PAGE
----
Peggy and Karen Shoot for the Funny Bone in Women Who Steal
Also see Bob's review of A Seagull in the Hamptons
In two acts and fifteen scenes, Women Who Steal takes us on a more or less six hour lawless joy ride with Karen and Peggy and, in satirical fashion examines the long running battle of the sexes, middle aged female psyches (and to a lesser extent, those of the male) while very loosely poking fun at the format of such female buddy films as Thelma and Louise.
The fifty-year-old Peggy (Liz Zazzi) has concluded that Jack, her husband of twenty-three years, has been having an affair with the prettier and ten years younger Karen (Stephanie Dorian). Peggy has asked Karen to meet her for dinner. At the restaurant, Karen casually acknowledges that she has slept with Jack (just once, a few weeks earlier). The single Karen runs a successful real estate business. Fearful that she is getting old and losing her attractiveness, Karen is more concerned about another man in her life than she is about her one-nighter. Only when she sees Peggy's young daughter, Milly, at the end of the first act, will she realize the hurt that she has caused.
Peggy and Karen leave the restaurant in Peggy's car and embark on a spree. It begins with drinks at a bar where they meet Herb (all of the men in the play are played by Bill Timoney) with whom Peggy has shared a long simmering, unfulfilled passion. Their wending journey will take them to Peggy's house where the inebriated Peggy will grab a BB gun and shoot her husband Jack six times, unintentionally blinding him in one eye. Then they are off to the bedroom of Karen's not quite boyfriend Stanley, whom they kidnap. After more scenes and contretemps, there is a happy ending. Although those who remember Karen's monologue that begins Women Who Steal will know that happy endings are only delusional.
Women Who Steal is overstuffed with material, and fails to separate the wheat from the chaff. There is both wisdom and pseudo-wisdom present. And, even when the writing is strong, Carter W. Lewis often continues on well after his point has been made. The opening words spoken by the unhappy Karen (to which I just referred), depending on one's points of view, may well embody all these qualities. In part, Karen says:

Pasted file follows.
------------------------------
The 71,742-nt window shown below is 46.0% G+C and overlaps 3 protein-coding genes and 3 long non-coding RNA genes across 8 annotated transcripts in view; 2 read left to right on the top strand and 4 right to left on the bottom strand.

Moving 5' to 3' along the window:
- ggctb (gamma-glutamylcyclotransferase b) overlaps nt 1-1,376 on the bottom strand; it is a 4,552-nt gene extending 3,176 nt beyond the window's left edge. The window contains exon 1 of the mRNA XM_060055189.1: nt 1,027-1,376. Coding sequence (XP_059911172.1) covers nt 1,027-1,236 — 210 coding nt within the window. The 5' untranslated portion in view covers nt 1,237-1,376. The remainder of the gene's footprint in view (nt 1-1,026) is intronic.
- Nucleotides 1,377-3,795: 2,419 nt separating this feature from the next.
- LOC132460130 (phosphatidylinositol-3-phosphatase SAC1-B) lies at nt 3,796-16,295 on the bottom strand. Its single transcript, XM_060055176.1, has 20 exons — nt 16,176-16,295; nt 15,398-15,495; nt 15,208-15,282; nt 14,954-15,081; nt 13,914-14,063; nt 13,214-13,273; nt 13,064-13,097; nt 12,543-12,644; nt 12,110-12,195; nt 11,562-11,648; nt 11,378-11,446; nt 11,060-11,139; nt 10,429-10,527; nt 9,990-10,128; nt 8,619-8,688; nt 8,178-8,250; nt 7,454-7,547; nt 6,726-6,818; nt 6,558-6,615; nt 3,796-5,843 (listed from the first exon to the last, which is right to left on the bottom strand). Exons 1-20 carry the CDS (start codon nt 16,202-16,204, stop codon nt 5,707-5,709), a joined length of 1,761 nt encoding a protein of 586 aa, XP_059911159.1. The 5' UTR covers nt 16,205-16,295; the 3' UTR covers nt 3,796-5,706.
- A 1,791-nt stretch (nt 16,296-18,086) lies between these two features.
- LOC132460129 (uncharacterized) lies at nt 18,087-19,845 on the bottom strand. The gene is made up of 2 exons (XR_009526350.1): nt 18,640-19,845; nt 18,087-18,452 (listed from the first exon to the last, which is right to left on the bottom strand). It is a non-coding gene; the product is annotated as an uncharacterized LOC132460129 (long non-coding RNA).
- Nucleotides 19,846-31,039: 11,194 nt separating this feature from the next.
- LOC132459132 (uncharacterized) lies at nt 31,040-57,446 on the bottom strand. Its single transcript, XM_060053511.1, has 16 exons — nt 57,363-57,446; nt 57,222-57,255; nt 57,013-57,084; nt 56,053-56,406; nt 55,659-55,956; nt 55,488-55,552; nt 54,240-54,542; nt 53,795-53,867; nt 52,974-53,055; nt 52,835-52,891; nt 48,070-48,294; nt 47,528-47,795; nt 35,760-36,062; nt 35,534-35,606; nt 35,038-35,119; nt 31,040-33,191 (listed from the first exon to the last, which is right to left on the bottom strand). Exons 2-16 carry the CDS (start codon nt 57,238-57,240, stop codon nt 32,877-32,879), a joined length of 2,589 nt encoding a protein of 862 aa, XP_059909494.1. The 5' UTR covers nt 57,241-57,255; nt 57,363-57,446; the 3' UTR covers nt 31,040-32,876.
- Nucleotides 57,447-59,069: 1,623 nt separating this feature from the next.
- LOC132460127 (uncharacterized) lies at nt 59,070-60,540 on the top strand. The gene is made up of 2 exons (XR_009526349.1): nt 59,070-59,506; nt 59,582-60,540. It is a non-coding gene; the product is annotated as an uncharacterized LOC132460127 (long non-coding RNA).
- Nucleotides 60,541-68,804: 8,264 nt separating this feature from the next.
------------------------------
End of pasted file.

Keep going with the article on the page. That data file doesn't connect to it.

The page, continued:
The overall effect is like watching a series of "Saturday Night Live" sketches built around Peggy and Karen. In fact, some of these scenes (i.e., Herb goes to a park by a lake with Peggy and Karen) are unessential to the narrative. Still, the writing is well above that of much sketch comedy.
The following is one of the exchanges intended to show us that Peggy is from a lower class background. It's a solid example of Lewis' fine comic playwriting:
Peggy: "The Road Not Open." I always hated that poem. Fuck Carl Sandburg.
There are many more such examples. However, your response to the following abbreviated example of feminist humor, neither the best nor the worst provided by Carter W. Lewis, should give you a good feel as to whether Women Who Steal is to your taste. The words are spoken to Herb in tag team rotation by Karen and Peggy:
Inexplicably, the last ten minutes of the play are virtually devoid of laughter. Suddenly the tone of Women Who Steal shifts totally, and we are given very heartfelt speeches mostly by Peggy and Jack about love, devotion and commitment. There is a disconnect here that pulls the rug out from under the viewer without any discernible reason.
Stephanie Dorian and Liz Zazzi bring dimension to their roles without sacrificing any of the humor. Without softening the thoughtless cruelty of the thoughtless other woman, Dorian makes us see and understand Karen's own desperation. Zazzi provides comic fireworks as the BB gun toting Peggy whom you betray at your own risk. Bill Timoney provides solid support as Herb, Stanley and Jack, and in two additional roles.
The set by Charles Corcoran features about a dozen locations (including several car trips), and is both spare and handsome. It features a large screen at the rear onto which well chosen, evocative digital images are projected. The transforming lighting is by Jill Nagle.
Women Who Steal continues performances (Eves: Thurs.-Sat. 8 p.m.; Sun. 7 p.m./ Mats. Sat. 3 p.m..; Sun. 2 p.m.) through June 15, 2008 at the Lumia Theatre, 179 Broadway, Long Branch, N.J. 07740. Box Office: 732-229-3166 ; online: www.njrep.org.
Women Who Steal by Carter W. Lewis; directed by SuzAnne Barabas